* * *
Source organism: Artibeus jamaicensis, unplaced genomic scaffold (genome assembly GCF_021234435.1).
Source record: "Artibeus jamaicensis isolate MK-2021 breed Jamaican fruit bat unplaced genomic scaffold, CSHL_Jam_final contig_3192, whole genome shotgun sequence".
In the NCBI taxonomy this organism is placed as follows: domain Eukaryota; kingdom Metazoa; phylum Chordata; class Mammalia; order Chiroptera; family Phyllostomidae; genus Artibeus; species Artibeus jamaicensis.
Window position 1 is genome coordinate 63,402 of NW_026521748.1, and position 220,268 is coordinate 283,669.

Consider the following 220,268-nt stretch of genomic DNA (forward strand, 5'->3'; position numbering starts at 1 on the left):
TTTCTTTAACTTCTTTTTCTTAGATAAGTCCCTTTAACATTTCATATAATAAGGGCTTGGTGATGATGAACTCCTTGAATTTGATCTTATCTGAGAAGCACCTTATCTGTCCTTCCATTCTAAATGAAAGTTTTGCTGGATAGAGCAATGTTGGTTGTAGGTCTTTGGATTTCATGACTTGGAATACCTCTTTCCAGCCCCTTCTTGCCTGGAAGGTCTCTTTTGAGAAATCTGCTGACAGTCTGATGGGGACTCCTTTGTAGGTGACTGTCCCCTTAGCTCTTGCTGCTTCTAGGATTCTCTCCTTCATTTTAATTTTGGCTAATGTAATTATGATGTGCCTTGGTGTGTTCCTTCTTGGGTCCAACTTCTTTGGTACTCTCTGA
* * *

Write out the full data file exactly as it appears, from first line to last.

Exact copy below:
Source organism: Artibeus jamaicensis, unplaced genomic scaffold (genome assembly GCF_021234435.1).
Source record: "Artibeus jamaicensis isolate MK-2021 breed Jamaican fruit bat unplaced genomic scaffold, CSHL_Jam_final contig_3192, whole genome shotgun sequence".
In the NCBI taxonomy this organism is placed as follows: domain Eukaryota; kingdom Metazoa; phylum Chordata; class Mammalia; order Chiroptera; family Phyllostomidae; genus Artibeus; species Artibeus jamaicensis.
Window position 1 is genome coordinate 63,402 of NW_026521748.1, and position 220,268 is coordinate 283,669.

Consider the following 220,268-nt stretch of genomic DNA (forward strand, 5'->3'; position numbering starts at 1 on the left):
TTTCTTTAACTTCTTTTTCTTAGATAAGTCCCTTTAACATTTCATATAATAAGGGCTTGGTGATGATGAACTCCTTGAATTTGATCTTATCTGAGAAGCACCTTATCTGTCCTTCCATTCTAAATGAAAGTTTTGCTGGATAGAGCAATGTTGGTTGTAGGTCTTTGGATTTCATGACTTGGAATACCTCTTTCCAGCCCCTTCTTGCCTGGAAGGTCTCTTTTGAGAAATCTGCTGACAGTCTGATGGGGACTCCTTTGTAGGTGACTGTCCCCTTAGCTCTTGCTGCTTCTAGGATTCTCTCCTTCATTTTAATTTTGGCTAATGTAATTATGATGTGCCTTGGTGTGTTCCTTCTTGGGTCCAACTTCTTTGGTACTCTCTGA